It's not that the High Priestess or High Priest doesn't get ridden - anybody who's witnessed a proper Drawing Down the Moon (or Sun) can attest to the strength and power that is tapped through the ritual. The invocation can be oracular or full-on possession, and even evocations have a particularly flavoured energy that is undeniably common across all circles and all covens. Of course Wiccans individually will have their own relationships with their gods, but as far as the group work of the tradition goes, I'd experienced powerful but mostly genteel interaction with the gods, in a structured, formal setting. I was somewhat prepared, in that I knew what Deity felt like, inside or outside of myself. I could recognise energy patterns and flavours, what smelled right and what didn't, and I had a good grounding in protection and, well, grounding.
The Deity I found out here though, was very new to me.
During our first exploration of Rathcroghan, I brought my family and we stopped at one of the sites. I entered respectfully, introduced us all, and basically said hi to the natives. When we later took the guided tour at the local heritage centre, I was a little disappointed to learn that this visually impressive ring fort was not a major ceremonial site; simply a medieval domestic settlement. Recent geophysical research has shown that there is actually an older, larger site underneath, but whatever the original function, it was an appropriate enough first port of call.
That tour taught me a whole lot I hadn't found out through my own research, and we were fortunate to get a guide who seemed as excited about the mythology as I was. Rathcroghan's main mound is at least as old as Newgrange, older than Tara or any of the other well known 'Celtic’ sites, and the whole complex is the best preserved royal site in Europe. The layers fascinated me - whole eras of our history represented, the landscape being added to but never taken from, sacred sites recycled countless times: but always the theme of kingship and the major burials for an entire province, stretching for thousands of years, contained in this relatively tiny geographical area.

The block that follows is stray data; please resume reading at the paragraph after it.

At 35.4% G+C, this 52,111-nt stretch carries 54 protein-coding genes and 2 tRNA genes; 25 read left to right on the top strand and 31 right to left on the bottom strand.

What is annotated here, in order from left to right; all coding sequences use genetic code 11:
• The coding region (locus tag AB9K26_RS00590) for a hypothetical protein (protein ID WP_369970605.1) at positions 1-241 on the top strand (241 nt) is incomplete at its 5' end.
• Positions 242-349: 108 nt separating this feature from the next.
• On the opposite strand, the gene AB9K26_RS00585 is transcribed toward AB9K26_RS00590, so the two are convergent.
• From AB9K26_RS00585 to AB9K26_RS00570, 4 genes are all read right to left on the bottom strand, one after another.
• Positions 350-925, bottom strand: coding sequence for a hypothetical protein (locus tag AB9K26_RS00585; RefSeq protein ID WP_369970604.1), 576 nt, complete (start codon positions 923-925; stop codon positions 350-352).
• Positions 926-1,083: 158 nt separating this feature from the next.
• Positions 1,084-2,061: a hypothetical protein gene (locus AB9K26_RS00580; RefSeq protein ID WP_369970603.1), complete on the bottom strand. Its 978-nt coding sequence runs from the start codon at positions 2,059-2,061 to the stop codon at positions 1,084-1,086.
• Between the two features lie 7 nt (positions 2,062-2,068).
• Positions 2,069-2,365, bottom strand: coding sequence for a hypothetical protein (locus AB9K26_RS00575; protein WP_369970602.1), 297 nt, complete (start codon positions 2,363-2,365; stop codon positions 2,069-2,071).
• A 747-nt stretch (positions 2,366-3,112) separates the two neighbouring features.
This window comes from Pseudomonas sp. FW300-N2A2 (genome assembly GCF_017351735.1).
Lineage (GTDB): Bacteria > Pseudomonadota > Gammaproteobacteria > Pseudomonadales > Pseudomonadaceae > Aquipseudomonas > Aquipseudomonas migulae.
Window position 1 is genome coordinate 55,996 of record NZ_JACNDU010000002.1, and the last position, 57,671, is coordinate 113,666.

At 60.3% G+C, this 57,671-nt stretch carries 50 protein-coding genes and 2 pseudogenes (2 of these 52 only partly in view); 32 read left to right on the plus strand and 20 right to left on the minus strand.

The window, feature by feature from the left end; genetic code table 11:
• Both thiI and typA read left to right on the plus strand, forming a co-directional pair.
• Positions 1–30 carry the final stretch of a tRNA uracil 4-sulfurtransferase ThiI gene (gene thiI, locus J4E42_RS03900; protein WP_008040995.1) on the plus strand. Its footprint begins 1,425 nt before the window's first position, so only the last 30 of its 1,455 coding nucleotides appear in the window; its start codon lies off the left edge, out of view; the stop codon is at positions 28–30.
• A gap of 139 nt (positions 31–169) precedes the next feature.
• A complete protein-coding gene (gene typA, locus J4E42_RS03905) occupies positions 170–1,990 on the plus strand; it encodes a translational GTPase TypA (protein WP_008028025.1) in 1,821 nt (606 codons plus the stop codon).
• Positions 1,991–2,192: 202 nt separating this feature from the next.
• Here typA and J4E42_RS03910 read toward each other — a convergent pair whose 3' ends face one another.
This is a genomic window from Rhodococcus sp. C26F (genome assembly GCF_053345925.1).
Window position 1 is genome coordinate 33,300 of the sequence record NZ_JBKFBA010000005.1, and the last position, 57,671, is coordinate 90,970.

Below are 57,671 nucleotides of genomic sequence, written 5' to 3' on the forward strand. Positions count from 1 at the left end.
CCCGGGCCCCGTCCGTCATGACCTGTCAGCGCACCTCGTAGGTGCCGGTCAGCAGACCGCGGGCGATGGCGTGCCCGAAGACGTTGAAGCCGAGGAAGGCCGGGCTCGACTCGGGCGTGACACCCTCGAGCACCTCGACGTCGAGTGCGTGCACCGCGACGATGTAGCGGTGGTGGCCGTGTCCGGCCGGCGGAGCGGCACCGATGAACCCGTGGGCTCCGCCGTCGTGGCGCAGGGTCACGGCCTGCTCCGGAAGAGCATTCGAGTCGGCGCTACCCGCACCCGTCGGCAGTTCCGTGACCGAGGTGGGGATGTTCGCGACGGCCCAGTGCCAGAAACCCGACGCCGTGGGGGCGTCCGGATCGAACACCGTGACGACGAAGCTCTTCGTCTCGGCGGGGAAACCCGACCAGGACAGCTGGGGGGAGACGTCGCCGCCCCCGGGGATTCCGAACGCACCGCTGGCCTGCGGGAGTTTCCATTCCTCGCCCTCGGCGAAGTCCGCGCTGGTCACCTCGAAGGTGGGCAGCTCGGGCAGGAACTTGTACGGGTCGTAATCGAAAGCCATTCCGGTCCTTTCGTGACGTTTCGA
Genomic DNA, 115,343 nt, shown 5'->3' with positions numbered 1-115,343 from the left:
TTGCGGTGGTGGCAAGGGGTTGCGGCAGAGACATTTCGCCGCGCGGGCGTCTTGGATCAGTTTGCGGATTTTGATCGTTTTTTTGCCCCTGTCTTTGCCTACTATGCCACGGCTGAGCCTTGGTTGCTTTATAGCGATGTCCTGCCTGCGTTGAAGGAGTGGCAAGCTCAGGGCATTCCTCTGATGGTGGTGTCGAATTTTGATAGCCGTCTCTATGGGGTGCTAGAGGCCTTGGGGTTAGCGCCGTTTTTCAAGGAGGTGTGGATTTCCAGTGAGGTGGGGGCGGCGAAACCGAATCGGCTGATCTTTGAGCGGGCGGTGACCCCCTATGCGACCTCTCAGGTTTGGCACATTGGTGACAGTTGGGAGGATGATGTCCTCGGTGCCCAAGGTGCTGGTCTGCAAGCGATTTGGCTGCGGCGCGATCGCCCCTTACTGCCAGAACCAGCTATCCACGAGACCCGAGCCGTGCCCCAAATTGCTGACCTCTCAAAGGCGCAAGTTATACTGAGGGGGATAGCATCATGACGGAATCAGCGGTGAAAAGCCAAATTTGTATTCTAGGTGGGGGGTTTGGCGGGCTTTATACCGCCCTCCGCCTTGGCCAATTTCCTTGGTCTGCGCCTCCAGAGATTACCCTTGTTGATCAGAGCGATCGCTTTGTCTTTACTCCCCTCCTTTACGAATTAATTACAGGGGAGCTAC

What is it about Cruachan that made this place important enough to keep the big knobs from every tribe in every age ceremonially and practically anchored to this spot? What is it that continues to draw tuned-in people from all over the world - literally - to visit, and even live in this place? I'm still not sure of the answer, or if there even can be a definitive answer. My own path has led me here, and I'm still trying to figure out the specifics of how to achieve the work that's been put before me.
The Work: that's the key, isn't it? If we can figure out what our work is, what it is that we're supposed to be doing on this spin around the merry-go-round, we're doing well.
Thelema names it your "True Will'; every man and every woman is a star, and if we're all traversing on our proper orbit there'll be no collisions and the universe all runs along smoothly. Neopaganism generally alludes to the idea of finding your path, walking along, doing whatever that it's right for you to be doing. Wicca presents the idea "An it harm none, do what you will" - based loosely on lines from Liber al vel Legis, granted, but develops this Rede into a much debated and often wide-ranging philosophy that nonetheless consistently focuses on doing your own thing. Not just what you, like, want to be doing dude… but what you actually know to be the right thing.
Those of us who take the leadership and priesthood/shamanic responsibility seriously know that all of this means one thing. Work. It means we have stuff to do (sometimes lots of stuff to do), and usually not enough hours in the day in which to do it. But how do we know WHAT to do? I was about to find out.